# Chapter 9 Covalent Bonding: Orbitals

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1 Chapter 9 Covalent Bonding: Orbitals Atomic Orbital (Valence Bond) Approach Advantages of Lewis Dot structures 1.) Predict geometries 2.) Predict polarities of molecules Disadvantages 1.) No information about energies of electrons 2.) No information about orbitals used in bonding. Valence bond approach is helpful for these. (Basic idea in valence bond) A covalent bond is formed from a pair of electrons with opposite spins in overlapped atomic orbitals. Bond formed from half-filled valence orbitals. Atom 1 Molecule 2 1s Atom 9F Molecule F 9F Filled orbitals do not form bonds e, Ne Problems with Valence Bond Approach: Be (no bonds?) B 1s 2s 2p (1 bond?) C ( 2 bonds?) To explain bonding for atoms like these it is assumed electrons are promoted and hybrid orbitals are formed. Be ( bonds form hybrid) B ( bonds form hybrid) 1s 1s 1s 2s 2p C ( bonds form hybrid) 1

2 ybrid orbitals have new properties that are different from the orbitals used to form them. The geometries are the same as predicted from electron repulsion theory. # electron groups ybridization Geometry angle Two types of Covalent Bonds: 1.) Sigma ( ) bonds form from hybrid orbitals. They have the electron density with bond axis. 2.) Pi ( ) bonds - form from unhybridized p-orbitals They have the electron density but of bond axis. build it! C = C Single bonds have sigma bond(s) and pi bond(s) Double bonds have sigma bond(s) and pi bond(s) Triple bonds have sigma bond(s) and pi bond(s) build it! O = C = O 2

3 build it! Which s are in the same plane? OCC=C 2 2 C=C=C=C 2 build it! N 2 YBRIDIZATION IN MULTIPLE BONDS: The extra electron pairs in multiple bonds (1 extra pair in double, 2 extra pairs in triple) are NOT hybridized. TO DETERMINE AMOUNT OF YBRIDIZATION OF ATOM: ybridize enough orbitals to contain: - all unshared electron pairs - electron pairs to form single bonds - one and only one pair in multiple bonds 3

4 Molecular Orbitals Results of Valence Bond approach to bonding & Lewis Dot Structures Weakness: Inability to predict the correct magnetic properties, O 2 & B 2 Need for resonance to handle special problems Gives no direct information on bond energies Reason - Assumed electrons stayed in atomic orbitals of the individual atoms. Another approach - Linear combination of atomic orbitals to give molecular orbital L.C.A.O. = M.O. BASIC ASSUMPTION OF MOLECULAR ORBITAL APPROAC Orbitals are properties of the molecule not the atoms. Main Ideas of Molecular Orbital Model: 1) Same number of molecular orbitals as the # atomic orbitals that were combined 2) Molecular orbitals can hold two e- with opposite spins 3) square of molecular orbital function indicates e- probability 4) Important properties of orbitals: size, shape, and energy (See fig for shape and size) 5) Molecular orbital configurations can be written much like e- configurations for atoms Ex. ydrogen 1s A 1s * 1s 1s B The orbitals described above are both sigma ( ) molecular orbitals bonding molecular orbital - ( 1s ) antibonding molecular orbital - ( 1s *) ex. 2 : 1s 2 4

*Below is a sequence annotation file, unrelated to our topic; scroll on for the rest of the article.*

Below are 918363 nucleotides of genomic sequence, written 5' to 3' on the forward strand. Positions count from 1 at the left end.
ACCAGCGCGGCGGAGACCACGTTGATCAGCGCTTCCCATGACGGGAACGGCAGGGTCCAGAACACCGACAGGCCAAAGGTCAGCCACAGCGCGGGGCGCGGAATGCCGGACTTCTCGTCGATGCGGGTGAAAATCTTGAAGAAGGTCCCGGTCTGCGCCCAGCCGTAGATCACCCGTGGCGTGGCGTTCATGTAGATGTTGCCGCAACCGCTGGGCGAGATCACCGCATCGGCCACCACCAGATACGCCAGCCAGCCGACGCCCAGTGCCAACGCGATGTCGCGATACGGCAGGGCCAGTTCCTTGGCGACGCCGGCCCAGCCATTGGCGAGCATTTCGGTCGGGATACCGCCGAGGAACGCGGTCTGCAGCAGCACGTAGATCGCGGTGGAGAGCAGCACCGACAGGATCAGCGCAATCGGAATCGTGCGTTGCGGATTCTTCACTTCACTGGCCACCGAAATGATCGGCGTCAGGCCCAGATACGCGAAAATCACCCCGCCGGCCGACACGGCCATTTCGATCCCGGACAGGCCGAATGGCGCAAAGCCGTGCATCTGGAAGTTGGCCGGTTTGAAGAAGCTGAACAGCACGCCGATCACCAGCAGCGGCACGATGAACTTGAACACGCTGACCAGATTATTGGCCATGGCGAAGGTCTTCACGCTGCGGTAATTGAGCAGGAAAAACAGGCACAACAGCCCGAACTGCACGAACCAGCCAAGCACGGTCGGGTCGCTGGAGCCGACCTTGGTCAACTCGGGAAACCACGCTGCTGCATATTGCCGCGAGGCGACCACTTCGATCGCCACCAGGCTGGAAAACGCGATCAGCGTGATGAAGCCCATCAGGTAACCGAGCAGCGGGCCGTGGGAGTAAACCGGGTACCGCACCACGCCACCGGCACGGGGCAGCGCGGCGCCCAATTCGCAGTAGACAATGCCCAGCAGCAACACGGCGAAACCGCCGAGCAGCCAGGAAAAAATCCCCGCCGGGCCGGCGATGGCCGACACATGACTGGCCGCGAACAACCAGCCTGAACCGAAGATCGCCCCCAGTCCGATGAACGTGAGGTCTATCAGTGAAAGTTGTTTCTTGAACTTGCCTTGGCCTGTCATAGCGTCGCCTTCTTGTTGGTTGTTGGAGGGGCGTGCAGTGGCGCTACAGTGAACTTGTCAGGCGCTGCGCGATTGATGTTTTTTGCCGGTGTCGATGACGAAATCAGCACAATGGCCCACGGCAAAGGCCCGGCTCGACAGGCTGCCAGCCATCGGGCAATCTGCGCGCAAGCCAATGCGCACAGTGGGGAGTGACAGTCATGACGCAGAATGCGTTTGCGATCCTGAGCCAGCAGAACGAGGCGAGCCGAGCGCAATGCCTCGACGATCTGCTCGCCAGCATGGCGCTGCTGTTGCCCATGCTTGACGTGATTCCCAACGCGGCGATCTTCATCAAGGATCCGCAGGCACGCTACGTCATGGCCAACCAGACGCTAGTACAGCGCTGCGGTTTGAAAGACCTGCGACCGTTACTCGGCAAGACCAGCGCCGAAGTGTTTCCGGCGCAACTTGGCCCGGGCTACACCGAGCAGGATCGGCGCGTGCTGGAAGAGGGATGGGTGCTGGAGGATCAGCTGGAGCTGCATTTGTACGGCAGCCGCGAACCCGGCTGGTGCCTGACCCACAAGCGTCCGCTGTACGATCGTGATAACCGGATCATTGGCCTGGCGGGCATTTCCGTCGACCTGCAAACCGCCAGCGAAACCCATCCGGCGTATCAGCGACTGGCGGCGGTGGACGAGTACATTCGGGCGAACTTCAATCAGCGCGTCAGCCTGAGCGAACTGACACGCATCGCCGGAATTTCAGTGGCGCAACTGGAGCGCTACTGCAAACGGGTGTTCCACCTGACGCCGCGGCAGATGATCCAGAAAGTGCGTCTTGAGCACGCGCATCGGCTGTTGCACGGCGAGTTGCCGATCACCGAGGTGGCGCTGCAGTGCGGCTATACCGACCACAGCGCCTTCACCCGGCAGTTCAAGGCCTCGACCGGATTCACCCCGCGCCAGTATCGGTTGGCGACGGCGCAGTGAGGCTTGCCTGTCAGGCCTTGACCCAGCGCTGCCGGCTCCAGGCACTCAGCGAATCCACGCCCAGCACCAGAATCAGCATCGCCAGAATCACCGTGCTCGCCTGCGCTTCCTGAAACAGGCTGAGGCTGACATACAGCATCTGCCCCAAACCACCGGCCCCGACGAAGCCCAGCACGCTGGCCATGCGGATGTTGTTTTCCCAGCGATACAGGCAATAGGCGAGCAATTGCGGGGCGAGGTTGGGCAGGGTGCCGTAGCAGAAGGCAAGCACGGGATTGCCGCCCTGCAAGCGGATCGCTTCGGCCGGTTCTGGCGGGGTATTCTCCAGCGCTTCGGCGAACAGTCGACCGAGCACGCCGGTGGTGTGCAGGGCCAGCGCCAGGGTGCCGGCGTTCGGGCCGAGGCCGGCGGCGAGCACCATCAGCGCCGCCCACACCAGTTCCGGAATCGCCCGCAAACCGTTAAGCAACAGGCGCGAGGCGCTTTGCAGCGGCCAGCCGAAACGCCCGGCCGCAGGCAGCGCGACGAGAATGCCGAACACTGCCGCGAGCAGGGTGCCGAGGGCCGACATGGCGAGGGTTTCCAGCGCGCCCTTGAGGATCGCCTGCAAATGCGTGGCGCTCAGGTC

5 Example: Predict the molecular orbital configuration in 2 - using the diagram below 1sA 1s * 1s 1sB a) Is this ion stable (does it have lower energy that its separated parts)? b) ow do you expect this bond strength to compare to 2? Bond Order - the difference between the number of bonding e- and the number of antibonding e- divided by two Bond Order = (# bonding e- ) - (# antibonding e-) 2 Calculate the Bond order for 2 and 2 - Bond order is an indication of _ The larger the bond order the the bond Ex. Predict the bond order and stability of e 2 Bonding in omonuclear Diatomic Molecules: omonuclear diatomic molecule - Ex. Predict the Bond Order and stability of Li 2 and Be 2 2s A 2s B 2s A 2s B NOTE: In order to participate in molecular orbitals, atomic orbitals must overlap. Pi ( ) molecular orbitals - (see Fig for shapes of and bonding p-orbitals) ow would you expect the orbitals to compare in energy to the orbitals? 5

6 Expected MO E diagram: What is the molecular orbital configuration for a) F 2? b) B 2? Paramagnetic - Diamagnetic - The expected E level diagram needs to be modified slightly to account for the magnetic properties of B 2. This change results from p-s mixing, thus the 2p and 2p orbitals are reversed Because the importance of p-s mixing becomes less important across the period, the 2p and 2p orbitals revert to the order expected in absence of p-s mixing for O 2 and F 2. 6

7 Bonding in eteronuclear Diatomic Molecules - heteronuclear diatomic molecule - When two atoms are near each other in the periodic table, we can use the MO diagram for homonuclear molecules. Ex. NO (like N 2 ) CN - When the two atoms are different, a new diagram must be used. Ex. F Because 2p is lower in energy than the hydrogen 1s orbital, the electrons prefer to be closer to the fluorine atom. Combining the Localized Electron and Molecular Orbital Models - In molecules that require resonance, the bond is localized while the bonding is delocalized. Ex. NO 3 - and C 6 6 7

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22.1 ntroduction We have seen in chapter 21 that determining the electric field of a continuous charge distribution can become very complicated for some charge distributions. t would be desirable if we